The advice we got from helpers on VT advised us to take the bus from the main bus station in Krakow, as the train journey was too long.
So, on Thursday 10th April, we turned up at the bus station, just above the shopping centre. On asking at a bus office, we were told that a bus would be leaving in about 20 minutes and we purchased single tickets at 18Z each. We subsequently discovered that there are a number of different bus companies serving the route between Krakow and Zakopane. The bus we boarded was fairly full and by the time we reached our destination it was full. The bus was reasonably modern but thespace betwween the seats was very limited. (Just like on a budget airline!). We left at 0940 and reached Zakopane at 1215. The area around the bus and rail station is not too impressive but at the Tourist Office we were advised to take a minibus from in front of the bus station to KUZNICE, to connect with the cable car to the mountain top. The mini bus was clearly labelled "KUZNICE" and we paid the driver, 3Zl each.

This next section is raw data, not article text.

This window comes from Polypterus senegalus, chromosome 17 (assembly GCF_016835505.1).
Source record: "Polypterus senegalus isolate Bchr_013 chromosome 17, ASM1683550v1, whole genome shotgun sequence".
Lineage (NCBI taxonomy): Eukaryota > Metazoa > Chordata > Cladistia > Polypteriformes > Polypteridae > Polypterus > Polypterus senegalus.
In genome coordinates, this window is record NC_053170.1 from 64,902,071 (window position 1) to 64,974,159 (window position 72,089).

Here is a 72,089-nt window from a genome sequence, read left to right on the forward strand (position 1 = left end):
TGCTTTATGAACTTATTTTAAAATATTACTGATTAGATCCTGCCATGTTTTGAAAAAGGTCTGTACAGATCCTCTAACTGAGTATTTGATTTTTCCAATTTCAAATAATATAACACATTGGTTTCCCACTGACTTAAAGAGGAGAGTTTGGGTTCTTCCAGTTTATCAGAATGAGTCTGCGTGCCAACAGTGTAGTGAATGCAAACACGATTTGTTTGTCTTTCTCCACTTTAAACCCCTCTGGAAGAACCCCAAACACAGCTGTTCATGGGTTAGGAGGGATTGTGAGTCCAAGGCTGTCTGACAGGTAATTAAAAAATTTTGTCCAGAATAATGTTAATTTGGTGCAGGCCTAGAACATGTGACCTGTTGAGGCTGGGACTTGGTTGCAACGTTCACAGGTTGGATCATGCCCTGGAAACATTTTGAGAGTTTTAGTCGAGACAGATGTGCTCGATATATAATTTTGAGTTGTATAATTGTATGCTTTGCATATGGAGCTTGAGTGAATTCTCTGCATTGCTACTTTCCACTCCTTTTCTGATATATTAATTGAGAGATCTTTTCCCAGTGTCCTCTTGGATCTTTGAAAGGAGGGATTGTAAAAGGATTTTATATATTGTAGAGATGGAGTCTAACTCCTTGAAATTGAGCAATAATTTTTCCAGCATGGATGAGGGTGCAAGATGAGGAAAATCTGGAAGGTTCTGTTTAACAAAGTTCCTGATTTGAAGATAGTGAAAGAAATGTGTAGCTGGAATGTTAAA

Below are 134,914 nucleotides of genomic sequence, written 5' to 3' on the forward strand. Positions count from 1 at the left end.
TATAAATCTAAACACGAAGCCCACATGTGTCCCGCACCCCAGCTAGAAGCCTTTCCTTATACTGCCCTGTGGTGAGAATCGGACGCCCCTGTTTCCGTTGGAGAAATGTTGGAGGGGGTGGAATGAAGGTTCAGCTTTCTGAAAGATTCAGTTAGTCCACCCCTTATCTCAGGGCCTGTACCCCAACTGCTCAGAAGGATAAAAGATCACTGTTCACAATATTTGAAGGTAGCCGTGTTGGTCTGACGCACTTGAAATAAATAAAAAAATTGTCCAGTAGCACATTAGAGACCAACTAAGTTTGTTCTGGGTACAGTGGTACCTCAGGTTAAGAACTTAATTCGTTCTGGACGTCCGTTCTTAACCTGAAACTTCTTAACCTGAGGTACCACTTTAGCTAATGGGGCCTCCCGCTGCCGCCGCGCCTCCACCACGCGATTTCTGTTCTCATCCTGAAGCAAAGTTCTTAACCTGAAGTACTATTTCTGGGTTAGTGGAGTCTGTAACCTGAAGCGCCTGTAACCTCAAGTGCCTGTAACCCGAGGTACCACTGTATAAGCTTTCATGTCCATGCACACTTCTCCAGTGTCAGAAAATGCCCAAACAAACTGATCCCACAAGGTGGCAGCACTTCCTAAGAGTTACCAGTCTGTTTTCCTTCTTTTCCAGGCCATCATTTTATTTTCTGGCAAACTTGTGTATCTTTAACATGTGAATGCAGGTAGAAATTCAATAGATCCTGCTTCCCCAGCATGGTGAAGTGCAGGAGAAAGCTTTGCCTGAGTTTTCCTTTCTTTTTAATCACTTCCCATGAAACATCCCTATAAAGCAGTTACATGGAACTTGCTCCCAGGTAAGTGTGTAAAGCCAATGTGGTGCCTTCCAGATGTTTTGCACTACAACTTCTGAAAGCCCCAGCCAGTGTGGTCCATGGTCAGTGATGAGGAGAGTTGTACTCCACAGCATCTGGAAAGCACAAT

On arrival at Kuznice, we joined a small queue at the Cable Car boarding point,paid the fee and started the ascent. Surprisingly, half way up, we had to cross over to another car for the final ascent to the summit. It was a truly amzing trip, to see the Tetra Mountains close up, with all the snow and hundreds of winter sports enthusiasts. We had a pizza in the cafe, took some pictures and made the descent back to the starting point, to get the mini bus back to the town centre. THe town Centre is about 15/20 minutes walk from the bus/rail station and there is a great variety of shops, mostly selling tourist souvenirs.